If you are a FOREX trader, it is likely you will hear the term pip every day of your trading life. As you become more experienced, you will learn how to apply this term and you will get better at making pip calculations like they are second nature. This brief article intends to strip the term and its application down to the basics so you can understand what a pip is and how to use it.
What is a Pip?
A pip is the short version of the term “percentage in point.” It is a term used in FOREX trading. Let us remember what the FOREX world is about – people and organizations trade global currencies that are matched in pairs to make it easier to tell how strong or weak one currency is in relation to the other. In the FOREX world, a pip is a measure of how much the value between two currencies changes.
The relative value between currency pairs is shown in number form with four decimal places. A pip represents the last of those four decimals and is, therefore, a small unit of change. Why bother with such small values? Well, the FOREX world is highly leveraged and high volumes of FOREX change hands. So, pips, as small as they are, matter.
Here is an example. At today’s exchange rate, one euro will buy you 1.0532 US dollars. If you were trading the euro against the US dollar, one pip would be the smallest movement that could take place between the two currencies. If the EUR/USD (you always quote the base currency first) moved from 1.0532 to 1.0533, or even 1.0534, that 0.0001 change in value is one pip.
Pips and Profitability
How do pips work when it comes to actually making money from trading? An investor who trades the EUR/USD will make a profit if the Euro appreciates in value relative to the US Dollar. Here are the steps involved. Let us say you are a FOREX day trader. On Monday morning, you use EUR10,000 from your euro-denominated FOREX account to buy USD10,053.90 at a EUR/USD rate of 1.0539. Now you hold this USD amount in your account and wait for the market to swing your way.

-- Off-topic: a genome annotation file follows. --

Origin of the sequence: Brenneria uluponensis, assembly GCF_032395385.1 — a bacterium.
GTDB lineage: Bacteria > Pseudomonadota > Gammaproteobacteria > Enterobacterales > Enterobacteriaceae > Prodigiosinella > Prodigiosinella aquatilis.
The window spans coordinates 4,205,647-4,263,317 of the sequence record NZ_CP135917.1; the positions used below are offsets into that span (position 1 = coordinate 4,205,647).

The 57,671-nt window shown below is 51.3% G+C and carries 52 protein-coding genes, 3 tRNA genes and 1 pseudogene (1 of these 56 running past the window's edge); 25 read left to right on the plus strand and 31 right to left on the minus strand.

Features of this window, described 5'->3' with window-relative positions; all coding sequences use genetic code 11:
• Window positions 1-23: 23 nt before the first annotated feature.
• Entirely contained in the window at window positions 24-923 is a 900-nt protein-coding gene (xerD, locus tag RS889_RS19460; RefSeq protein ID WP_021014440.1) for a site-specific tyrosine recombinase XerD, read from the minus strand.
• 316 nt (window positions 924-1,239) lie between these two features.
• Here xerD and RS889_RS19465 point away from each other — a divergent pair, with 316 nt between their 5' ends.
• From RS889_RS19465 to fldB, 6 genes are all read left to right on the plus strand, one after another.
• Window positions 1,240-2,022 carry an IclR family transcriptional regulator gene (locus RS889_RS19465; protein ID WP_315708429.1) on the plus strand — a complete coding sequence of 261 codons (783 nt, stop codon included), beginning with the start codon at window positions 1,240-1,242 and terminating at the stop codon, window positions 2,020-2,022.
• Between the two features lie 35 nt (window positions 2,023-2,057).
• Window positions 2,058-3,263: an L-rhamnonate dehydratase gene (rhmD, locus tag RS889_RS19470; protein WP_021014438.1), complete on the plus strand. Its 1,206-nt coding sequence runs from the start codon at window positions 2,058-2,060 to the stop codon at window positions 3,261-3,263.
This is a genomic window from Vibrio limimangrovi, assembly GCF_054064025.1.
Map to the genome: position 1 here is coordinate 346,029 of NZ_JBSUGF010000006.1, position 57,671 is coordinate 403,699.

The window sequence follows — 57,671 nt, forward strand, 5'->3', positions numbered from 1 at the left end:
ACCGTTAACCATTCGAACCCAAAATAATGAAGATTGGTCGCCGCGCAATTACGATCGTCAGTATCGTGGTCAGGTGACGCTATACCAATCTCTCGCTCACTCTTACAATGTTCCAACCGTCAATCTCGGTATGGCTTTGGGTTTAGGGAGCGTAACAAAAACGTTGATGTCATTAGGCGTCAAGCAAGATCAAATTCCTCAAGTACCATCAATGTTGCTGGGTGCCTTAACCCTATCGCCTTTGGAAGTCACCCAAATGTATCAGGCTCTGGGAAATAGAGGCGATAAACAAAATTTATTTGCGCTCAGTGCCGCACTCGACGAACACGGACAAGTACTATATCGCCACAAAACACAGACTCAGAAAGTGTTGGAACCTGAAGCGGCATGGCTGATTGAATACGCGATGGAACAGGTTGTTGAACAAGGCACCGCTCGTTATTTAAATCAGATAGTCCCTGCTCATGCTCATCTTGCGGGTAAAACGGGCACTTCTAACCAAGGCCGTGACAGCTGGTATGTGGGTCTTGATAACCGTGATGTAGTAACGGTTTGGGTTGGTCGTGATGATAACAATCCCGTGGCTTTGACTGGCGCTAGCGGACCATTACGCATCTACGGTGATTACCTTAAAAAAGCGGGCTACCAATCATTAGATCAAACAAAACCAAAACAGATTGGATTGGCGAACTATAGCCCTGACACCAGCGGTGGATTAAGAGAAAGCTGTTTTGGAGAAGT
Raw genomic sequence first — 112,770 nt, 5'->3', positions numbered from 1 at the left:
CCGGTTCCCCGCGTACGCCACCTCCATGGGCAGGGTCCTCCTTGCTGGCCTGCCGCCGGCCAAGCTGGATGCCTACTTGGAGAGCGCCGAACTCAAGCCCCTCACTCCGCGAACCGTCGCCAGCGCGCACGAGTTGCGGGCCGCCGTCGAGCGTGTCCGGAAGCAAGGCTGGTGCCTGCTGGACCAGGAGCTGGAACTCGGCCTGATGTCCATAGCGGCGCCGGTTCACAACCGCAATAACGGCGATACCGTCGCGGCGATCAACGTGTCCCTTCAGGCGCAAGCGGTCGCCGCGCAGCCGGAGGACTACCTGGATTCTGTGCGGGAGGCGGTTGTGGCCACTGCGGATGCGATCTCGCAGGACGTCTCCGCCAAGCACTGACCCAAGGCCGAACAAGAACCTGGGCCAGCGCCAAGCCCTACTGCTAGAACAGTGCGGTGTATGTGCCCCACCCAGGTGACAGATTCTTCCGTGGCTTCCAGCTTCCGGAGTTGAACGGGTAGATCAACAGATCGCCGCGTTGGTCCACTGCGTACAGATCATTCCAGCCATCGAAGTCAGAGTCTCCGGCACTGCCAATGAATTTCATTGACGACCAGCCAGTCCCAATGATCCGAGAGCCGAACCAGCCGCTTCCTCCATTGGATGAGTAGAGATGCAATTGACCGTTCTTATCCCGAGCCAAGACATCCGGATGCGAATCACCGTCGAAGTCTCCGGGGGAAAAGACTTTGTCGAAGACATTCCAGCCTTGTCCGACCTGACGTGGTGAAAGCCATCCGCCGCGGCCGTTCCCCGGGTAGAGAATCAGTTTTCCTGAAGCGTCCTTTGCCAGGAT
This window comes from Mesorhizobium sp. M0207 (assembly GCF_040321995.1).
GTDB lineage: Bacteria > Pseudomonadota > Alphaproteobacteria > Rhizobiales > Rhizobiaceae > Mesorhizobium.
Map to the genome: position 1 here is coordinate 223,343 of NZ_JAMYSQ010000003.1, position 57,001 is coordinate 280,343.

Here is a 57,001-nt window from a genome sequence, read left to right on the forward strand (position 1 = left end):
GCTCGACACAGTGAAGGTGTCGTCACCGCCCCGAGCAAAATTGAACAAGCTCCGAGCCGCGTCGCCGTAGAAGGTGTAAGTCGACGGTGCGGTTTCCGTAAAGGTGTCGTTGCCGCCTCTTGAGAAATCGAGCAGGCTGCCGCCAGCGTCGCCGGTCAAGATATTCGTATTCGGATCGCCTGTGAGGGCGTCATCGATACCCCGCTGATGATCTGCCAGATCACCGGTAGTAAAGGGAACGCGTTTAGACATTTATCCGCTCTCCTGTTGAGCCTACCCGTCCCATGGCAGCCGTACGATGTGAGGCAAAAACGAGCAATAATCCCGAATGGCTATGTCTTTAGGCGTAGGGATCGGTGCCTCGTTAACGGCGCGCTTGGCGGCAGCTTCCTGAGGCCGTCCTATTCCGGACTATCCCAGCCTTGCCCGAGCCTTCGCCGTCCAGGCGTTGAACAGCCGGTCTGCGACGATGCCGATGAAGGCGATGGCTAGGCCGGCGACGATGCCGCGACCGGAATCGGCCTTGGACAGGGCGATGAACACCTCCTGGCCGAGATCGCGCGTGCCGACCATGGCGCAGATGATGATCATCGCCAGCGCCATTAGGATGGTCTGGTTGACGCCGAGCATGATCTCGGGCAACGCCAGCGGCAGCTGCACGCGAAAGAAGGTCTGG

At lunchtime on Monday, a major announcement in the US reveals that economic prospects are poor. The US dollar weakens based on pessimistic sentiment from market players. Now, the EUR/USD rate shifts to 1.0531, a change of 0.0008, or eight pips. Sensing an opportunity, you quickly convert the US 10,053.90 back to euros, at a rate of EUR/USD 1.0531. By the end of the day, you now have EUR10,007.60, more than you started with in the morning. You have thus made a profit of EUR7.60.
This very simplistic example doesnot consider fees and commissions, and does not account for leverage, which is a way of opening much larger positions than the capital in your account. With some brokers, you can leverage your trades as much as 200 times over, using 1:200 leverage. The example here is meant to illustrate the function of a pip at its most basic level.
You might think that this is a small profit for one trade, but the example does not show that day traders can easily enter and exit hundreds of trades per day with lightning-fast execution, and even use algorithmic trading bots that place trades on your behalf. Additionally, when you trade on margin, you are entering these large positions with some of the broker’s money and some of your own, so you don’t need as much capital.
Further, the amount of volatility between major currencies like the EUR and USD is very small compared to the amount of volatility (and number of pip differences) you can find between a major currency and an emerging currency. This means you could make even more money if you successfully traded major currencies against minor currencies. There is a world of possibility regarding how you can make money in FOREX, and the humble pip is at the very center of it all.
The Bottom Line
As a trader, you will need to become accustomed to this very important term. Pips are the smallest unit of change in value between two currencies. Learning how to use this term so that it becomes second nature will serve you very well over the course of your trading career. Even if you change FOREX brokers, the rules of pips do not change, meaning you can easily read charts and indicators from any broker with whom you choose to work.
Adrian Ashley is a seasoned business and finance writer. With a corporate career spanning over 20 years, he has developed deep experience in such diverse areas as investing, business, finance, technology and macroeconomics.